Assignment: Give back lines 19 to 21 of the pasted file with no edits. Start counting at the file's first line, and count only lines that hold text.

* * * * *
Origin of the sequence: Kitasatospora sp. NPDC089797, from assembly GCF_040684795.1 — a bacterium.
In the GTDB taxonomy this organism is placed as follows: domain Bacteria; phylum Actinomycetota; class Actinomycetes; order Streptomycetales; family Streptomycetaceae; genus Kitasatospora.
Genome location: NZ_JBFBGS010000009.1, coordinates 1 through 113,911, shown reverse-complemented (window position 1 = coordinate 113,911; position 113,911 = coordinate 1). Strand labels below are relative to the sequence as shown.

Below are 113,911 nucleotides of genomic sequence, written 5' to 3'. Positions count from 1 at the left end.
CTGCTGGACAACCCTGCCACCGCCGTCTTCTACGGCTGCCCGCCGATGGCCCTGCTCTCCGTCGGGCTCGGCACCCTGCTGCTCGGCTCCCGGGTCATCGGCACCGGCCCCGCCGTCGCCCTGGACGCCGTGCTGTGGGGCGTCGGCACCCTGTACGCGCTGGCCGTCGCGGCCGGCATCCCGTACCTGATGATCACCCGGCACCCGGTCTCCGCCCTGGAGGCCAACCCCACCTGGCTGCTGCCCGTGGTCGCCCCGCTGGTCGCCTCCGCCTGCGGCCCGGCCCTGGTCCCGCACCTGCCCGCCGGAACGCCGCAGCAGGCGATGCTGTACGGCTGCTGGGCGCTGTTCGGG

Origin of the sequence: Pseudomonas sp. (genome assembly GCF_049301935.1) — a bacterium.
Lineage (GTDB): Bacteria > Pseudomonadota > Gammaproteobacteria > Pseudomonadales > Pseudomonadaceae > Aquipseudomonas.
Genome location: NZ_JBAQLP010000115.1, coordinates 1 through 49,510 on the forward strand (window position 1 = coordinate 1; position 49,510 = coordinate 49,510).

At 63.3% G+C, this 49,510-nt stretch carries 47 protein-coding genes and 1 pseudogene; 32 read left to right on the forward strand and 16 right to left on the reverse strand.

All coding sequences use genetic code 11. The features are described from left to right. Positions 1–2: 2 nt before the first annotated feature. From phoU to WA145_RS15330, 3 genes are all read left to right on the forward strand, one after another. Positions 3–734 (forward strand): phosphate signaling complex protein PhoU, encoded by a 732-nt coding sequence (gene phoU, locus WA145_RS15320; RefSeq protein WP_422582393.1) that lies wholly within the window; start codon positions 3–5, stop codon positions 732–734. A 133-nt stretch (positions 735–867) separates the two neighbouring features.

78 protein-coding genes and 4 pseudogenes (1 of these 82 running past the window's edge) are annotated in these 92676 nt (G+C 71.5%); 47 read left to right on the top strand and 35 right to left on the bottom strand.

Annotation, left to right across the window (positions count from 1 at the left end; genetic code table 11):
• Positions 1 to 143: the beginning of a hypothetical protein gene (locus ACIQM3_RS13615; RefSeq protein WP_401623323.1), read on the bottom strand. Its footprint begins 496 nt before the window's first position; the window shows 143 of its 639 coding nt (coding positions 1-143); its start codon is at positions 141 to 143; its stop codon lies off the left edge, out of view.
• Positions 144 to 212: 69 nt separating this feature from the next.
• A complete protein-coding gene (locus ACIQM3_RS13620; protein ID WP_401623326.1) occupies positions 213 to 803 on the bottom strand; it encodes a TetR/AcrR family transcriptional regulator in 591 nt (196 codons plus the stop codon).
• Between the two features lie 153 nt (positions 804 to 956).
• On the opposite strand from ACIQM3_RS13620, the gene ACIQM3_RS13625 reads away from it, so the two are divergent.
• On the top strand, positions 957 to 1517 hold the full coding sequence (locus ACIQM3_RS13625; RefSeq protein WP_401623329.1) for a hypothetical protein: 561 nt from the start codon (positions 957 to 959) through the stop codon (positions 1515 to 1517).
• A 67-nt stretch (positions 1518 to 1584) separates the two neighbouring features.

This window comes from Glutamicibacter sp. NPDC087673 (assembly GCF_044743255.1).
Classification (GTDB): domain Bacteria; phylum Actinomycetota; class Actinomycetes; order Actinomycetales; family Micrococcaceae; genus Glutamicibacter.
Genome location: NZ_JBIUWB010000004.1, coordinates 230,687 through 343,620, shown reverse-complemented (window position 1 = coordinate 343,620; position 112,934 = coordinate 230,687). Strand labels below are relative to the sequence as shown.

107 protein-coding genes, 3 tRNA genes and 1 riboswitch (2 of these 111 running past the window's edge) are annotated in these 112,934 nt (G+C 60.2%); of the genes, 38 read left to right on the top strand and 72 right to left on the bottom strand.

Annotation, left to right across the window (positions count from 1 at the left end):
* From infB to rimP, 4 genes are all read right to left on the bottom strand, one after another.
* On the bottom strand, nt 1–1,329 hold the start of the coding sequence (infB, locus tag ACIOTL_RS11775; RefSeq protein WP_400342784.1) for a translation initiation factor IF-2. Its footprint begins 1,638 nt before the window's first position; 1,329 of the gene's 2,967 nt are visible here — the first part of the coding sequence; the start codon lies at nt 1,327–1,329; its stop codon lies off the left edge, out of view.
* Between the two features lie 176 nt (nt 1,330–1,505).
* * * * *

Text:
• A 67-nt stretch (positions 1518 to 1584) separates the two neighbouring features.

This window comes from Glutamicibacter sp. NPDC087673 (assembly GCF_044743255.1).
Classification (GTDB): domain Bacteria; phylum Actinomycetota; class Actinomycetes; order Actinomycetales; family Micrococcaceae; genus Glutamicibacter.